WASHINGTON, D.C. For the second straight year, breeding duck populations declined from the record high reached in 1999.
Dry habitat conditions in western Canada and the northwest U.S. likely contributed to a slightly lower population of breeding ducks this spring, according to preliminary results from the U.S. Fish and Wildlife Service's annual spring aerial surveys.
The total population of breeding ducks found by aerial surveys in traditional survey areas in Canada and the northern United States fell to approximately 36.1 million birds.
That number represents a decline of nearly 14 percent from last year's index of 41.8 million birds, but is still 9 percent above the long term average breeding population since surveys began in 1955.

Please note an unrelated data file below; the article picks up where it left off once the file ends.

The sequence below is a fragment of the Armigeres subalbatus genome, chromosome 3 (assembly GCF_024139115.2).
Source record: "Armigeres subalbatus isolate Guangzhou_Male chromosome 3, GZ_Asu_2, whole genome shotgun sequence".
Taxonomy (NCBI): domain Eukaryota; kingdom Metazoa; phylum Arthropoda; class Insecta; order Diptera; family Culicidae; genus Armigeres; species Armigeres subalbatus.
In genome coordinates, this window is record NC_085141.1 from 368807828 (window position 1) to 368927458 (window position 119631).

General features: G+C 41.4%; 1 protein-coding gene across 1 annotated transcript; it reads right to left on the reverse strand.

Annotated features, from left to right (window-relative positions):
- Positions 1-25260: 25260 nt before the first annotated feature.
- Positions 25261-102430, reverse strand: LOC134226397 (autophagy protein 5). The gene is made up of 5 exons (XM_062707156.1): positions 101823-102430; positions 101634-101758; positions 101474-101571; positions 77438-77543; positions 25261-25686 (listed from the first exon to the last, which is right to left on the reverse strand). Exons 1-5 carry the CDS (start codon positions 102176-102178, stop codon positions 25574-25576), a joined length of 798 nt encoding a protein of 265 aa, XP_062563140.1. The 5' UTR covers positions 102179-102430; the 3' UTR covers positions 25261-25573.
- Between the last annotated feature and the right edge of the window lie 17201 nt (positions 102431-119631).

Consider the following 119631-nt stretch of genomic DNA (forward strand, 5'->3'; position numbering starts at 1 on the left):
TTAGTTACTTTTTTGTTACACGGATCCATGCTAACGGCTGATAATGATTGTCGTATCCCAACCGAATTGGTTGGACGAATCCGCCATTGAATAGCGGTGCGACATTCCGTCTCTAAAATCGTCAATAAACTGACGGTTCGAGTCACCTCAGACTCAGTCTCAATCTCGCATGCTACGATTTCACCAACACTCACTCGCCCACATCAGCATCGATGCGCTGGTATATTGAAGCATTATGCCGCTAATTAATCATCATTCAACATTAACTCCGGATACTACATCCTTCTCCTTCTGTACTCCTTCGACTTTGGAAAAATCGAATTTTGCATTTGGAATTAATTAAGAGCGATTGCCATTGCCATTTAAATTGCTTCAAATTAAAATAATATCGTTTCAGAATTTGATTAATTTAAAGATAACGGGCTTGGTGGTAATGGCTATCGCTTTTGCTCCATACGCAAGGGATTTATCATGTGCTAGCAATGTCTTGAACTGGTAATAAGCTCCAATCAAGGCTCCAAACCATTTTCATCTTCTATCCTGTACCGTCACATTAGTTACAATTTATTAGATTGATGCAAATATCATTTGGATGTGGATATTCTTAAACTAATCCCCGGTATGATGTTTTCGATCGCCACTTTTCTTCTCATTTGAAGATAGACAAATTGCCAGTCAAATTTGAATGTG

"After five years of steady increases leading up to the record 1999 season, most duck populations remain healthy but have begun to fall back in line with historic averages," acting Fish and Wildlife Service Director Marshall Jones said. "A significant factor contributing to the recent stability is the progress we've made in stemming the rate of wetland loss and restoring and enhancing wetlands across the country."
Breeding populations of mallards fell 17 percent from 2000 levels to 7.9 million, a level comparable to their long-term average. Blue-winged teal numbers, at 5.8 million, declined 23 percent from 2000 levels but remained 29 percent greater than their long-term average.
The Service remains concerned about the continuing decline of canvasback populations, which have been trending downward since 1996.